Mental and Physical Development
Becoming Pack Leader To both increase the bond you have with your puppy and improve their behavior, you need to build on their natural pack mentality. If your puppy recognizes you as pack leader, they will not develop the unwanted behavior that occurs when a dog thinks they are the dominant member of a household.
Follow these simple rules to establish your position as pack leader:
- Give affection only when your puppy earns it. Ask them to come to you and sit before you pet them. - Always go out the door before your puppy. - Make your puppy stay beside or behind you during walks. - Set rules, boundaries and limitations in your home, and always make your puppy abide by them.
Changes in Feeding Habits If you have been feeding your puppy three or four times a day, you should reduce the frequency to twice a day at 16 weeks.
Your puppy may be adjusting to a lower caloric need that began around 15 weeks old, so you may notice that they don't eat as much. This is normal, although there is substantial variation among breeds.
You can tell if you are feeding your puppy the right amount of food by closely watching their appearance. If you notice that your puppy is gaining weight or developing a boxlike appearance, you should slowly reduce the amount of food they eat and monitor their weight closely. Wait at least a week before you make further adjustments to their diet. Consult with your veterinarian if you have any questions or concerns about your pet's diet and weight.
Health and Veterinary Care: Teething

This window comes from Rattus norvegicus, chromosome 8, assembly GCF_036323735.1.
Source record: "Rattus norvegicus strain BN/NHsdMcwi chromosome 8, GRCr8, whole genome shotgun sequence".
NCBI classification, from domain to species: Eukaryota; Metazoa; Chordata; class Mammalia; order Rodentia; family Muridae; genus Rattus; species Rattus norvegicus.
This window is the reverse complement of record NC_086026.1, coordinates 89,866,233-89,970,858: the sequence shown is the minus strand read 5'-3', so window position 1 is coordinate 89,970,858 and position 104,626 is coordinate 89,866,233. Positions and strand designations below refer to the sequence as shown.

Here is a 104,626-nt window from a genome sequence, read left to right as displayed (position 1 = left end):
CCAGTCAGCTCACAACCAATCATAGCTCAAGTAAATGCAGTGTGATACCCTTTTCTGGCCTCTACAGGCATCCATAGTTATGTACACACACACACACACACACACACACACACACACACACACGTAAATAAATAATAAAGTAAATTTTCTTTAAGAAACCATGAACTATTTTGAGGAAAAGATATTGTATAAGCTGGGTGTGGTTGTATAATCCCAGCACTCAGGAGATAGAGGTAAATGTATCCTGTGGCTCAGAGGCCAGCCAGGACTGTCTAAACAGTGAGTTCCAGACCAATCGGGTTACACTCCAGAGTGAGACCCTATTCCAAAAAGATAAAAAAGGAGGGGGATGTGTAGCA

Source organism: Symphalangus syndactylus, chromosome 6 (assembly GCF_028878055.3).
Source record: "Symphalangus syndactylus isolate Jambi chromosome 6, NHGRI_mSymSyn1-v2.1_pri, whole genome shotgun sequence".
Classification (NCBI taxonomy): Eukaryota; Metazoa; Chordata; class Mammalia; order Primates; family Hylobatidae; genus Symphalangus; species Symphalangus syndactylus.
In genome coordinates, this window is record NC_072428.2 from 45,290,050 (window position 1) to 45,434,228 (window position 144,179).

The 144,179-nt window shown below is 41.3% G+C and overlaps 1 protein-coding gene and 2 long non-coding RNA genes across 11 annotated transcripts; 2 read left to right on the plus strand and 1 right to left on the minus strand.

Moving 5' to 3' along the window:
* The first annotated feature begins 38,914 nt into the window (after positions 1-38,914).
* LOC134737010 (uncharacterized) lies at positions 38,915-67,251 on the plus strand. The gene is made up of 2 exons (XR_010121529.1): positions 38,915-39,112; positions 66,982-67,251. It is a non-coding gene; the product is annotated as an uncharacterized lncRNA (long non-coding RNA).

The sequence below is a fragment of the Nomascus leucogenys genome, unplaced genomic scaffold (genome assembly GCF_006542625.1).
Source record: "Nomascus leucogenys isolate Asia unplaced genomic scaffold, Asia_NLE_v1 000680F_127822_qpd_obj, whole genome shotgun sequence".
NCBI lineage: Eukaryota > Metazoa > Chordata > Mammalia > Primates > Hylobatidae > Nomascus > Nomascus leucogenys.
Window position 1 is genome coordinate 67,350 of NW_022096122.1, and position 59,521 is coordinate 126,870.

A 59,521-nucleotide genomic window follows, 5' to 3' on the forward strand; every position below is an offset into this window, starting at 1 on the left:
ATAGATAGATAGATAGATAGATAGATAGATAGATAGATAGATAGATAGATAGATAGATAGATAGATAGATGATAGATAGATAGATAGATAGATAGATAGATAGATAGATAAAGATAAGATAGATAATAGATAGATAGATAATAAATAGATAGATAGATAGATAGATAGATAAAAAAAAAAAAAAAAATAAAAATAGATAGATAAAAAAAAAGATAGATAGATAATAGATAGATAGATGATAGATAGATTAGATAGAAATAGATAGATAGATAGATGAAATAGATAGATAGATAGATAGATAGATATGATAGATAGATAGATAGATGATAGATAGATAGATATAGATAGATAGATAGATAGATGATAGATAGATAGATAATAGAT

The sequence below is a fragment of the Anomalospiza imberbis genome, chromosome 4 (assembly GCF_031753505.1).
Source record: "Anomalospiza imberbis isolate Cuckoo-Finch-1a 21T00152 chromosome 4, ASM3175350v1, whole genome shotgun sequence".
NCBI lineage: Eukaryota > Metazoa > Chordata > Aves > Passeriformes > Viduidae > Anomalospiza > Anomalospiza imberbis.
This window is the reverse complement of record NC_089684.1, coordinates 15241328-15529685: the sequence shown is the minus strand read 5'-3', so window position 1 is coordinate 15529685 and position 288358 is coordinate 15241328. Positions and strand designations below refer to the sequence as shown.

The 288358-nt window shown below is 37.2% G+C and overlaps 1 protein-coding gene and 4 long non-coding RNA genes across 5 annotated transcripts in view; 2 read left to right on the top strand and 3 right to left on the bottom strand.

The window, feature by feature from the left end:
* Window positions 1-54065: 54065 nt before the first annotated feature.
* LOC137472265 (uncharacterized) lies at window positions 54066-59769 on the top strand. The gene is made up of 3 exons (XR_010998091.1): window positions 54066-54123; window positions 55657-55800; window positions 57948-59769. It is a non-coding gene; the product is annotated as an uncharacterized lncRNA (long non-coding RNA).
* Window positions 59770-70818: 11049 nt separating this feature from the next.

Starting around 16 weeks, your puppy's baby teeth will begin to fall out. Most of these teeth are swallowed with the puppy's food, and you will never see them. Permanent teeth will start to replace baby teeth at this age, and your puppy will chew even more than they did when their baby teeth were coming in.
Just as you did when your puppy's baby teeth were emerging, you'll need to give your puppy chew treats or chew toys, such as a frozen rope toy or a rawhide chew toy, to alleviate the discomfort they'll be experiencing.
Although the schedule varies by breed, all 42 of your puppy's permanent teeth should be in by the time they are six to eight months old, and their need to chew should begin to wane.
Training: Biting and Chewing
When puppies are teething they will chew on anything, and their oral fixation can lead to a biting habit. Giving your puppy the right teething products and training them not to bite will ensure that you -- and your things -- survive this stage in your puppy's life.
If your puppy chews or bites you, even during play, give a loud, high-pitched yelp or "No!" to let them know they're hurting you, and stop interacting with the puppy immediately. This will make them learn that playing rough means no playing at all. It is very important that you never hit or slap your puppy when they bite, as it can result in increased aggression or fear of people's hands.
To keep your puppy from chewing on household items, provide a variety of chew toys that do not resemble household objects -- no shoe-shaped toys, for example. Some pets can become easily bored with toys, so rotate toys frequently. When you introduce a new toy, place the old one in a clean plastic bag for storage and bring it back out at a later date. When you see your puppy chewing on anything except a chew toy, give a stern "No!" and replace the object with a chew toy. Pet and praise your puppy as they chew on the appropriate toys.